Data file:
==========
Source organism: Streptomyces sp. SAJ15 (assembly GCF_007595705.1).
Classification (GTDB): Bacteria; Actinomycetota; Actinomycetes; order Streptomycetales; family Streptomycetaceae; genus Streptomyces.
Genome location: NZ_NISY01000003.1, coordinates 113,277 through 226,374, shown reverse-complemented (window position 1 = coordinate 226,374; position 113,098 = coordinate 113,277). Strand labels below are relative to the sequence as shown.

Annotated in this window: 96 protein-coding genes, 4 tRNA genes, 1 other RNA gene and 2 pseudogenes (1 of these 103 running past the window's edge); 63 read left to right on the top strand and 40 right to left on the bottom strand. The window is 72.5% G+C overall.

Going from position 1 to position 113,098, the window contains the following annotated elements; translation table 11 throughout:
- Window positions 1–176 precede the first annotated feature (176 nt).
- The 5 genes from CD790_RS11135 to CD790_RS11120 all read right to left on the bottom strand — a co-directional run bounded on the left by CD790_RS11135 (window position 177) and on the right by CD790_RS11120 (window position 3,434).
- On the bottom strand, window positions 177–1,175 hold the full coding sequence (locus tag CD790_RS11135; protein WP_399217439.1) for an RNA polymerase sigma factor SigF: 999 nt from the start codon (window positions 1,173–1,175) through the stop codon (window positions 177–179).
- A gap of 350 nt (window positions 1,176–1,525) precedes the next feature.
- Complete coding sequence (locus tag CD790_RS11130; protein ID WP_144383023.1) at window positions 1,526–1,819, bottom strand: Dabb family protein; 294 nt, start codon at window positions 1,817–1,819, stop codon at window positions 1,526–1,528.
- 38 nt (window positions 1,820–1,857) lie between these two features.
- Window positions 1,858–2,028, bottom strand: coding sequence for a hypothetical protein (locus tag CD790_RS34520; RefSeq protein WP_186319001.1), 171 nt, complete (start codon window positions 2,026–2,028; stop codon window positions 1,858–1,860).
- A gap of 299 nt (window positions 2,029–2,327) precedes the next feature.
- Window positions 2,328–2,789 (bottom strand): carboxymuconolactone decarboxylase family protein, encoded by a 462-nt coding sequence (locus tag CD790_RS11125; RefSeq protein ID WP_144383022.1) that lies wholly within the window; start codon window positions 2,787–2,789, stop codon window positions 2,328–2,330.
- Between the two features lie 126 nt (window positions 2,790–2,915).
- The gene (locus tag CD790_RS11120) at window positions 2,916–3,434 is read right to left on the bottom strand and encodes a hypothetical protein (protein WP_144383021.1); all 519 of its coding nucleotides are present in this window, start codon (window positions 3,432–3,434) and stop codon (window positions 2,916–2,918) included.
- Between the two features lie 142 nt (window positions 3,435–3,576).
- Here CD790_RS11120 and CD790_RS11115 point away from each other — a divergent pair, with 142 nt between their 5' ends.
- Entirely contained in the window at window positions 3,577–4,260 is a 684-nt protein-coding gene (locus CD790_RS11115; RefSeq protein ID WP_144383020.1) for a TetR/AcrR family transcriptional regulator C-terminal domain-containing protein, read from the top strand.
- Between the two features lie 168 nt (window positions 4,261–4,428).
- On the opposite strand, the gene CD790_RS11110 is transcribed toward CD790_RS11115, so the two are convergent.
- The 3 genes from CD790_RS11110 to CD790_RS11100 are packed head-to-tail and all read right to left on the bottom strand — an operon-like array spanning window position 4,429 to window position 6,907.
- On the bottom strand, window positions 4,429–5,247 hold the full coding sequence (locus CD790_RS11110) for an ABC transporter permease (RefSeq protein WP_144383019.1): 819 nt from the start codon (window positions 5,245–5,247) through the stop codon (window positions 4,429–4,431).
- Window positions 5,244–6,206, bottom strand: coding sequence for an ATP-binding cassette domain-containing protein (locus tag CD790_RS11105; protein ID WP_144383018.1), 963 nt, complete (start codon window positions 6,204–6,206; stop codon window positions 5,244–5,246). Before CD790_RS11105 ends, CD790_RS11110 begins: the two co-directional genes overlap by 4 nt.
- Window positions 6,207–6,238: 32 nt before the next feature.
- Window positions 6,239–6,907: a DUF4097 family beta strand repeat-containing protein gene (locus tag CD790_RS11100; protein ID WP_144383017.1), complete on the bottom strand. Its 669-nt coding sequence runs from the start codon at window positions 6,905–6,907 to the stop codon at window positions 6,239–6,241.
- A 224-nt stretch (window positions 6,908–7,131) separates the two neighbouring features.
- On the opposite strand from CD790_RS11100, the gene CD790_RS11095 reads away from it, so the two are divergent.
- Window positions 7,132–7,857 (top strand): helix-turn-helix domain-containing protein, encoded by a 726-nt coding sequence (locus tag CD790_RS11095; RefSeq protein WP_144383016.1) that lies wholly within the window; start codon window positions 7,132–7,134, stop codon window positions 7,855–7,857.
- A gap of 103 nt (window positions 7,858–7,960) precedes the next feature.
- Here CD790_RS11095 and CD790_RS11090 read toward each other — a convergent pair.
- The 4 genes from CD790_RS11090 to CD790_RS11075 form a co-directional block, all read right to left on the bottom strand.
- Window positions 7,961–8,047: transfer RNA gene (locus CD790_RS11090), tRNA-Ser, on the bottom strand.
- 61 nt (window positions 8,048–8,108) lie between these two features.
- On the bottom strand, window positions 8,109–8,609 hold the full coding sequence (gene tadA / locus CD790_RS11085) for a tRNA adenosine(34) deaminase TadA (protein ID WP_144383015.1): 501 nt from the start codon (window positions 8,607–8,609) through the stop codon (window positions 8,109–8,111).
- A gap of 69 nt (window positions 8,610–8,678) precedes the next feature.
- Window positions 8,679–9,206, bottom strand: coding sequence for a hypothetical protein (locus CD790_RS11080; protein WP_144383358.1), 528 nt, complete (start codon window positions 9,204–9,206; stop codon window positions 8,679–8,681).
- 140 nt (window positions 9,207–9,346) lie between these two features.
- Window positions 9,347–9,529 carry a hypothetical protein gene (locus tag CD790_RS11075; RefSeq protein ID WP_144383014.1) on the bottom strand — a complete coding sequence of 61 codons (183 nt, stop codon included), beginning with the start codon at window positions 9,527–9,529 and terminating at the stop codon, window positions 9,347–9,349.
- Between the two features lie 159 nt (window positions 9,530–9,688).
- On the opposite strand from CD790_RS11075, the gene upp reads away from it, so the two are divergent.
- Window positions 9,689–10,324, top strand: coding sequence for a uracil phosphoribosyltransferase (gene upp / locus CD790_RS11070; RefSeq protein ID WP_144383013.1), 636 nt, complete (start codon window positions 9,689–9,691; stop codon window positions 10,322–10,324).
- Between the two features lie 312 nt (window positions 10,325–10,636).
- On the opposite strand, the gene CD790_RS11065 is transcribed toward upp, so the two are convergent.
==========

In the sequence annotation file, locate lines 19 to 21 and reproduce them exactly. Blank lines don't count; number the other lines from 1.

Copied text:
- Entirely contained in the window at window positions 3,577–4,260 is a 684-nt protein-coding gene (locus CD790_RS11115; RefSeq protein ID WP_144383020.1) for a TetR/AcrR family transcriptional regulator C-terminal domain-containing protein, read from the top strand.
- Between the two features lie 168 nt (window positions 4,261–4,428).
- On the opposite strand, the gene CD790_RS11110 is transcribed toward CD790_RS11115, so the two are convergent.